I have soft spot for 1980s computer tech. Maybe it’s because I grew up during the start of the personal computer revolution and was heavily invested in it at an early age. Maybe it’s because I’m nostalgic and I feel sad for all those early generation beasties, languishing in land fills today. Maybe it’s because I’ve never gotten past my love of the old keyboard clickety-clack sounds, which were so much better than the mushy keyboards of today. Regardless of the why, I like the aesthetic, so here are some fine examples. Click an image for a larger version.
Since in most cases, I have no idea what these computer models really are, I’ll create my own names for them. The one above is the “Think-O-Lator 2100”.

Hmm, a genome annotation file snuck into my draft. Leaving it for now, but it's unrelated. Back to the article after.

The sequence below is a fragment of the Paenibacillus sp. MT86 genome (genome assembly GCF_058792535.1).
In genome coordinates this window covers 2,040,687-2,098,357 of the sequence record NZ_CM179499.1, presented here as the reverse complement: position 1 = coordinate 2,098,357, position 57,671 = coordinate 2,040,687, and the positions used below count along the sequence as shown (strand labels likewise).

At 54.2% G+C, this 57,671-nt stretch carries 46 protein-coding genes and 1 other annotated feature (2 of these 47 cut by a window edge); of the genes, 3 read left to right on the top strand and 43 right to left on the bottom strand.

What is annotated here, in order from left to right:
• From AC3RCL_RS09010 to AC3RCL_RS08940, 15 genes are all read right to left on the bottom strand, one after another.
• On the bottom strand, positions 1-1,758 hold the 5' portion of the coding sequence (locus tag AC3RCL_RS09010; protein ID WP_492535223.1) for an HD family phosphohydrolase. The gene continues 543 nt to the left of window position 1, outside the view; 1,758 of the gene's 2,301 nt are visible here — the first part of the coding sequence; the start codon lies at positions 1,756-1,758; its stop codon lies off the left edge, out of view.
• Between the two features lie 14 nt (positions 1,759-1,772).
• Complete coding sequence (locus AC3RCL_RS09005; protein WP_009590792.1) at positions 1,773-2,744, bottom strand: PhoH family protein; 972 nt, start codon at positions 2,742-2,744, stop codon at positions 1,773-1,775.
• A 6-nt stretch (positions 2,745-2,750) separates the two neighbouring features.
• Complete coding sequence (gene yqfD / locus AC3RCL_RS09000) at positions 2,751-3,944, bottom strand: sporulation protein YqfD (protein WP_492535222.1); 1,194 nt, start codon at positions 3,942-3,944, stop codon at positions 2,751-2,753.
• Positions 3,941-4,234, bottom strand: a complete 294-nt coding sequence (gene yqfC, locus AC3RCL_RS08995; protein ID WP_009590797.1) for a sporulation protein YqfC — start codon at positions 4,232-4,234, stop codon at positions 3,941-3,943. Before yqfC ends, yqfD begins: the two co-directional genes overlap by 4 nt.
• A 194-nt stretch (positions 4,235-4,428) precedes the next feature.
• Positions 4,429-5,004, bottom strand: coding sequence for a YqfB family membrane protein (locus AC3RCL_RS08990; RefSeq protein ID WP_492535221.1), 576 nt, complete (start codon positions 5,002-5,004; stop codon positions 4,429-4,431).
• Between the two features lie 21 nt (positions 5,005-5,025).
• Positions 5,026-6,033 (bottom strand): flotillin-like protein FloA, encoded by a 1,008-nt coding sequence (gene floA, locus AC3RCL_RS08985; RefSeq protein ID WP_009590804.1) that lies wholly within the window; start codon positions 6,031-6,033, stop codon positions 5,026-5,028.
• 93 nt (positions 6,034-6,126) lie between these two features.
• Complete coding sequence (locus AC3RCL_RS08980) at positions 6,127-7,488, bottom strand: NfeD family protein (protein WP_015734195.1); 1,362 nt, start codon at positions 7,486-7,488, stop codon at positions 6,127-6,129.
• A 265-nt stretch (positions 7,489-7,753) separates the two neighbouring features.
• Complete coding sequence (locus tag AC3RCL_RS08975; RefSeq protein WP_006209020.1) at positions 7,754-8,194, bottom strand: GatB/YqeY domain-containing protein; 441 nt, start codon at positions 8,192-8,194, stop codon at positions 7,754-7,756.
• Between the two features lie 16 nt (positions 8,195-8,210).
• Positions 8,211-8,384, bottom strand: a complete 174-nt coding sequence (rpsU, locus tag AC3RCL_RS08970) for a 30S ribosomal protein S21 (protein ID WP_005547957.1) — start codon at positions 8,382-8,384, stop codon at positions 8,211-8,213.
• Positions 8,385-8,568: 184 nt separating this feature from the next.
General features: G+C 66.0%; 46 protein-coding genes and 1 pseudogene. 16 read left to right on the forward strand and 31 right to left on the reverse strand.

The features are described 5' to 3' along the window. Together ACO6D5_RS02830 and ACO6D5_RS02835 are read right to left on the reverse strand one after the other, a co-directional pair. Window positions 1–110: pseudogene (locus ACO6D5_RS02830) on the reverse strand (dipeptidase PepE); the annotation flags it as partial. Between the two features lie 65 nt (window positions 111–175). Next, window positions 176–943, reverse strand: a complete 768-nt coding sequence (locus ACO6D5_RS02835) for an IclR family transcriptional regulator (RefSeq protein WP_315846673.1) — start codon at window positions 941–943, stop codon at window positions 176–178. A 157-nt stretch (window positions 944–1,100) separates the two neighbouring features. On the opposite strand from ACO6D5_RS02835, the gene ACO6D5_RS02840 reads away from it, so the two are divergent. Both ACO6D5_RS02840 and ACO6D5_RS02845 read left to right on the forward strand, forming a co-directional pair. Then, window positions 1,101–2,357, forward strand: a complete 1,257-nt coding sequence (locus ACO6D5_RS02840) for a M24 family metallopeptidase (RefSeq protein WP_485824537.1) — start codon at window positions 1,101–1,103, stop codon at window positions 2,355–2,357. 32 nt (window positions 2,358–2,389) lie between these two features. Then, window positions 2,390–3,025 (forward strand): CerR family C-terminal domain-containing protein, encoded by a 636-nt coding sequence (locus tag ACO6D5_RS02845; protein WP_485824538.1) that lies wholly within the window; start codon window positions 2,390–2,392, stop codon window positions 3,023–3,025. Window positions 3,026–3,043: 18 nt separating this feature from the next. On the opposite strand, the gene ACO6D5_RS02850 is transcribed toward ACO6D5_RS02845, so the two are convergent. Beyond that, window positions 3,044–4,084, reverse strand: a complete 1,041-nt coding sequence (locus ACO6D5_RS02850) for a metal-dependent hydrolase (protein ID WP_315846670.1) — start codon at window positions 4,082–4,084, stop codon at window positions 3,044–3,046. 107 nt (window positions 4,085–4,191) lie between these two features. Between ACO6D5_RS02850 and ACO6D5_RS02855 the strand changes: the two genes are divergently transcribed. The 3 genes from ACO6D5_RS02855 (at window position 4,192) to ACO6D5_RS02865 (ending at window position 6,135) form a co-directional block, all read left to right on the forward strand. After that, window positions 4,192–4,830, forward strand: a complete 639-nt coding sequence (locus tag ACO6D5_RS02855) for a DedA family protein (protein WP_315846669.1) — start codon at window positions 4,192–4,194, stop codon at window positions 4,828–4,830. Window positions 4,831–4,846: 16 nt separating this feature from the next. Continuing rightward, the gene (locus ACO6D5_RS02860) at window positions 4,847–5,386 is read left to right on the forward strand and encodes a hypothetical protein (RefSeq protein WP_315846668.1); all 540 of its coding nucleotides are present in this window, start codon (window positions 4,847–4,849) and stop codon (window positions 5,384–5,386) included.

The lady on the left, wearing the black jacket must have given her company’s tech support desk so much trouble. I’ve done operations tech long enough, I can just tell.
Hey, look to the left of the computer on the desk. A microfiche reader. That’s like the 80s version of Wikipedia.
While there is a computer featured prominently on the desk, the lady above actually appears to be using a Telex. During Summers spent at my dad’s office, I used his Telex machine to create primitive Ascii art of the Starship Enterprise.
The guy above is monitoring power utilities using the Monolithicom 3.0. At Monolithicom, the motto was, “Only a personal computer the size of a mighty oak can give you the computational power to program in Fortran.”